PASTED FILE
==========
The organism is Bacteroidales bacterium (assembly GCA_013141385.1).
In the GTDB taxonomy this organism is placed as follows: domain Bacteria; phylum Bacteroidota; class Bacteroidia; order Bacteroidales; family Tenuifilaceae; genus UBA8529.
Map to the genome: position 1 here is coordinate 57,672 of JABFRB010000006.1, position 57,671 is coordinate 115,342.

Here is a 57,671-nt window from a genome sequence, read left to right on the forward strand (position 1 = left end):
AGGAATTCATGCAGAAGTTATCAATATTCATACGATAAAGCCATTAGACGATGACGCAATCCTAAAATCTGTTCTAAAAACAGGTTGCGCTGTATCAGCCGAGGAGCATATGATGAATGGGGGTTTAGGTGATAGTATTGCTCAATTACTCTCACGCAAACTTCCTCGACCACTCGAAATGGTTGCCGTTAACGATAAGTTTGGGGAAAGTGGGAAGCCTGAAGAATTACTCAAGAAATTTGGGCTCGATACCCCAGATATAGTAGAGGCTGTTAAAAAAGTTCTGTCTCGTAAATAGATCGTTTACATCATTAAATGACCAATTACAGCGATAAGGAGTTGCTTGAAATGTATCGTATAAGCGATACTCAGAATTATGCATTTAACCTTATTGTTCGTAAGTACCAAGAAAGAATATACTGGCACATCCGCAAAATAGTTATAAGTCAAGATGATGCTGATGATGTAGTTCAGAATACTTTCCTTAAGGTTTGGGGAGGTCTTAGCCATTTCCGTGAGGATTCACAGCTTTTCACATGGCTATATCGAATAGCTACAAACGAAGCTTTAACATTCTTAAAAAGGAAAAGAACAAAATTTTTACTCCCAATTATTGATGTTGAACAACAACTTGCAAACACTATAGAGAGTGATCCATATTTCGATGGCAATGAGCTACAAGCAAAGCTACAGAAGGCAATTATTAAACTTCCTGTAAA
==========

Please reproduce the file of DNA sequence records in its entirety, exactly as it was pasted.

The organism is Bacteroidales bacterium (assembly GCA_013141385.1).
In the GTDB taxonomy this organism is placed as follows: domain Bacteria; phylum Bacteroidota; class Bacteroidia; order Bacteroidales; family Tenuifilaceae; genus UBA8529.
Map to the genome: position 1 here is coordinate 57,672 of JABFRB010000006.1, position 57,671 is coordinate 115,342.

Here is a 57,671-nt window from a genome sequence, read left to right on the forward strand (position 1 = left end):
AGGAATTCATGCAGAAGTTATCAATATTCATACGATAAAGCCATTAGACGATGACGCAATCCTAAAATCTGTTCTAAAAACAGGTTGCGCTGTATCAGCCGAGGAGCATATGATGAATGGGGGTTTAGGTGATAGTATTGCTCAATTACTCTCACGCAAACTTCCTCGACCACTCGAAATGGTTGCCGTTAACGATAAGTTTGGGGAAAGTGGGAAGCCTGAAGAATTACTCAAGAAATTTGGGCTCGATACCCCAGATATAGTAGAGGCTGTTAAAAAAGTTCTGTCTCGTAAATAGATCGTTTACATCATTAAATGACCAATTACAGCGATAAGGAGTTGCTTGAAATGTATCGTATAAGCGATACTCAGAATTATGCATTTAACCTTATTGTTCGTAAGTACCAAGAAAGAATATACTGGCACATCCGCAAAATAGTTATAAGTCAAGATGATGCTGATGATGTAGTTCAGAATACTTTCCTTAAGGTTTGGGGAGGTCTTAGCCATTTCCGTGAGGATTCACAGCTTTTCACATGGCTATATCGAATAGCTACAAACGAAGCTTTAACATTCTTAAAAAGGAAAAGAACAAAATTTTTACTCCCAATTATTGATGTTGAACAACAACTTGCAAACACTATAGAGAGTGATCCATATTTCGATGGCAATGAGCTACAAGCAAAGCTACAGAAGGCAATTATTAAACTTCCTGTAAA